Daily Reaction is a PSLS exclusive feature where Sebastian Moss & Dan Oravasaari discuss today’s most hard-hitting topics every single weekday.
When the original Nintendo Wii was originally shown, everyone at the time thought Nintendo had completely lost their minds. While the motion control aspect was interesting and was expected to bring a new and unique experience into homes, it seemed like they had forgotten their passionate fanbase. Unexpectedly, the Wii blew up and outpaced every console this generation, selling millions of units and even forcing the competition into motion gaming. Now, Nintendo is set out to release the next evolution, called the Wii U, leaving onlookers again to wonder if Nintendo can strike gold twice.
Dan: Honestly, I was one of those people who scoffed at the very idea of the Wii when it was first announced. Motion gaming is something still very much in its infancy, and consoles just are not able to create an immersive experience to give me the depth, I would want from physical gaming. I thought just having a wand or wiimote was not going to give people an experience that would captivate any audience, it just seemed to me like an elaborate way to not be a joystick. I was completely wrong, the casual or non-initiated gamer fell absolutely in love with the idea of the Wii. The ability to play a game with little to no real need for minute levels of finger dexterity really bridged the gap between the general audience and the gaming industry.
Now Nintendo is trying to move the Wii U, and I again can’t help but think that it won’t offer me anything I really would care about. Yet, knowing what I know now, I know it will sell well – probably better than even the PS4 or Xbox 720 – I just do not think it will move the same number of units it initially had. Much like the Tickle-Me Elmo craze years before it, the Wii had generated a media storm that gave it enough presence in consumers minds, that everyone wanted it. As its cost was well below that of its competition, consumers were able to practically impulse buy it without much thought. Eventually, most of those adopters realized that this white box with all of its accessories was just gaining dust. So, when Nintendo comes around again with the Wii U, those who bought into the hype are just going to move onto the next big item.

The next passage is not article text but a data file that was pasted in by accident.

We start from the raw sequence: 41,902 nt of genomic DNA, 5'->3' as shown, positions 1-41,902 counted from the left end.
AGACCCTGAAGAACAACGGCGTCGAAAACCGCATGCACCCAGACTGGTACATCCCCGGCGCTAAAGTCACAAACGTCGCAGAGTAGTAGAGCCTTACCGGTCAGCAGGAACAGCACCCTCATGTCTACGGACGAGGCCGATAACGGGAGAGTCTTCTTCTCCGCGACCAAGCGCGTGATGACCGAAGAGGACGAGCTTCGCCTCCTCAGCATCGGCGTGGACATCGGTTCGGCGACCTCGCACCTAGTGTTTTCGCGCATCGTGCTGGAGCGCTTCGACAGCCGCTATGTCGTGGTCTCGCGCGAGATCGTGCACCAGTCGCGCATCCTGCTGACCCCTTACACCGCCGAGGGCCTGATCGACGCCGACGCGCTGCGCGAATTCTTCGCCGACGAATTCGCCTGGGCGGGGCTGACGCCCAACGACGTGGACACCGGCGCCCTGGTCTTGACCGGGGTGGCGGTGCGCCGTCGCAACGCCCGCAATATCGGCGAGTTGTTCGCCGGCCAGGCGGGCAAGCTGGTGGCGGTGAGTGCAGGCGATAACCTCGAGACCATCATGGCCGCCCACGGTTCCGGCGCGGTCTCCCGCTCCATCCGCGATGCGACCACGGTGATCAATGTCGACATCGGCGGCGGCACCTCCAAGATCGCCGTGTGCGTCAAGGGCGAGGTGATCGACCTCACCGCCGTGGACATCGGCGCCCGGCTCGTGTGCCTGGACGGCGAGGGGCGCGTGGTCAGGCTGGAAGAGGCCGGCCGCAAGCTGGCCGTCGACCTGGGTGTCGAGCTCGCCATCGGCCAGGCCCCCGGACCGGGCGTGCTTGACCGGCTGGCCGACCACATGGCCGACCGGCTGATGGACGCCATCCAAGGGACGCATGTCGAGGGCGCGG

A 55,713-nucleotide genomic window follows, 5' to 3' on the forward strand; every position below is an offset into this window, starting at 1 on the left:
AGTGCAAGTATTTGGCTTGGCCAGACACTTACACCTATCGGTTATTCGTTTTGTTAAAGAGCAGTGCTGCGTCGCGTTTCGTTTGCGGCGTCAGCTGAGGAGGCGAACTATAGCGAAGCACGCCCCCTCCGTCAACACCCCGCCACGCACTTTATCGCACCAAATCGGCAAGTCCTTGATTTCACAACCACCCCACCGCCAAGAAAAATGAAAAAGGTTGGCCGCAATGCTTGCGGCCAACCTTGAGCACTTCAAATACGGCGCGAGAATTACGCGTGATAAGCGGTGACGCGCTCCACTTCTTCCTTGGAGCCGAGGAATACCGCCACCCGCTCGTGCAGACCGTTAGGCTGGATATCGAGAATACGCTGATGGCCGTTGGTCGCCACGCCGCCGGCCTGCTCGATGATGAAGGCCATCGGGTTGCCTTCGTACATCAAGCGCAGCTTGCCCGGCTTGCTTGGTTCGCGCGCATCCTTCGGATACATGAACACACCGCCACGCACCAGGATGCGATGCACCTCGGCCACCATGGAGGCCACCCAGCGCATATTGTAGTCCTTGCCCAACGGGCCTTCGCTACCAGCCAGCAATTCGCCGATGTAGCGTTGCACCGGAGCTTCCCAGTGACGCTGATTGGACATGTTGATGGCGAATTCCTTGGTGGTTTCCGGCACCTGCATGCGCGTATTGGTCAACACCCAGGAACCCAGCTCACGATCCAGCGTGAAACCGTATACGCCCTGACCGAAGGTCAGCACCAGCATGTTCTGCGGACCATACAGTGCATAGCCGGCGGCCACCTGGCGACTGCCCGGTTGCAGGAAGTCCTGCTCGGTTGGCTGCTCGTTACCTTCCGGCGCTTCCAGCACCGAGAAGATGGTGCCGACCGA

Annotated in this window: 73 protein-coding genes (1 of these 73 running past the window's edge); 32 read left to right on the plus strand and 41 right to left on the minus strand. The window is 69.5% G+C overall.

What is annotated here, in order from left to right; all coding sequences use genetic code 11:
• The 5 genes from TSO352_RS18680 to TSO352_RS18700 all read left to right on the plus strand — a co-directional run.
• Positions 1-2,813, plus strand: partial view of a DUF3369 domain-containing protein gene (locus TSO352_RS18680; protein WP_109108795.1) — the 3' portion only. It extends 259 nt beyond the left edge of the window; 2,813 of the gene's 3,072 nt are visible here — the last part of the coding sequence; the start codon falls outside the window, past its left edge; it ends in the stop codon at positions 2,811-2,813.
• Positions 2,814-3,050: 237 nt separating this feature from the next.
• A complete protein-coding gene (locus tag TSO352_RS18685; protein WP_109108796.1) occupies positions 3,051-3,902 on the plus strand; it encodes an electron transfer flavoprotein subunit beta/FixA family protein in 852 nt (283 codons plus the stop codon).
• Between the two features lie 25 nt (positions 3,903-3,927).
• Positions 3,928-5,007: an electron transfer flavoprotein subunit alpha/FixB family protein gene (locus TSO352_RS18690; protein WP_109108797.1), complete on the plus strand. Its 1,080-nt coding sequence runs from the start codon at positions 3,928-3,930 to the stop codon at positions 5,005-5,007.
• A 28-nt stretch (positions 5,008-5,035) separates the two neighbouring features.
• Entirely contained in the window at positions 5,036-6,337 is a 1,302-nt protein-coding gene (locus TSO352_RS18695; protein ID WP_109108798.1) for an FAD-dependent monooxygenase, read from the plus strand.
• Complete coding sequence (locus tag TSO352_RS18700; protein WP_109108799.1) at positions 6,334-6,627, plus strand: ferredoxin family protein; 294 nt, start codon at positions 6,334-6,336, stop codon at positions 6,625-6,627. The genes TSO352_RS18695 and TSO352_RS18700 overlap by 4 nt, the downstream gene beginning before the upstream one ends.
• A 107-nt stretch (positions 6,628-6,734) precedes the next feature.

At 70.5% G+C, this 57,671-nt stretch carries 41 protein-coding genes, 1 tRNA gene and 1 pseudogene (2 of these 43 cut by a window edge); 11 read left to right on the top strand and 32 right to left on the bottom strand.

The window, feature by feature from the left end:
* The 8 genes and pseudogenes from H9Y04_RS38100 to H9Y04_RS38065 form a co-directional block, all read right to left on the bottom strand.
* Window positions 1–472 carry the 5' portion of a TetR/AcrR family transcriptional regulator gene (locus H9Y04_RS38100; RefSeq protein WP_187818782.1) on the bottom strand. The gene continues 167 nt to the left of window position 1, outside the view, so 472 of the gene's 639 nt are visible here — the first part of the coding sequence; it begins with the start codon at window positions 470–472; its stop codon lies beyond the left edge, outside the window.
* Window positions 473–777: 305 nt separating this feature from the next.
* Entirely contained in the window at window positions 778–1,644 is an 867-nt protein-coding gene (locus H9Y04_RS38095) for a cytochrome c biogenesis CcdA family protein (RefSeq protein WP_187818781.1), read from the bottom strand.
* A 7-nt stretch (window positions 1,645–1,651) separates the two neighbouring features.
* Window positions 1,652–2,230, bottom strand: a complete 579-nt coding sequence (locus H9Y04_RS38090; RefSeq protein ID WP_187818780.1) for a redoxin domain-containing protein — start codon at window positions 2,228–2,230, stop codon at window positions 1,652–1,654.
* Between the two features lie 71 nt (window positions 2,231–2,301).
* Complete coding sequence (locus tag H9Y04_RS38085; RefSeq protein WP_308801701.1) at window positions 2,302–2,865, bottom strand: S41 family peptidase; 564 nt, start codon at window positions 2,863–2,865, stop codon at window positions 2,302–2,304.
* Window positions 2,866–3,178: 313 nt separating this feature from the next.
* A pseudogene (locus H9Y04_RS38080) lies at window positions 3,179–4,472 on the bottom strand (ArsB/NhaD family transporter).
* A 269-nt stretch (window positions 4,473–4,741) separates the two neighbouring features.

Seb: So a lot of people scoffed at the idea of the Wii, but that was because motion controls were unproven, and unknown and untrusted quantity. Those people turned out to be wrong. But the people scoffing at the Wii U? They’re scoffing because big tablets aren’t unproven, in fact they are a very popular field with a ton of products – and none of them require you to be 20ft away from a static box. They took the idea of the iPad and then removed its most attractive feature – portability. It’s like cloning Usain Bolt and then shooting him in the kneecaps.
But sure, Mario, Link and Pokemon will help them sell a bunch, as will being first on the market and the strength of the Nintendo brand. But compared to the Wii? Peanuts. This is not a mass market product. The Just Dance crowd already have their Wiis, and if they upgrade they’ll get a Kinect. The average COD/Batman/Mass Effect gamer won’t be interested in ports or an incremental graphics improvement, and the younger kids will ask their parents for a iPad Mini this Christmas.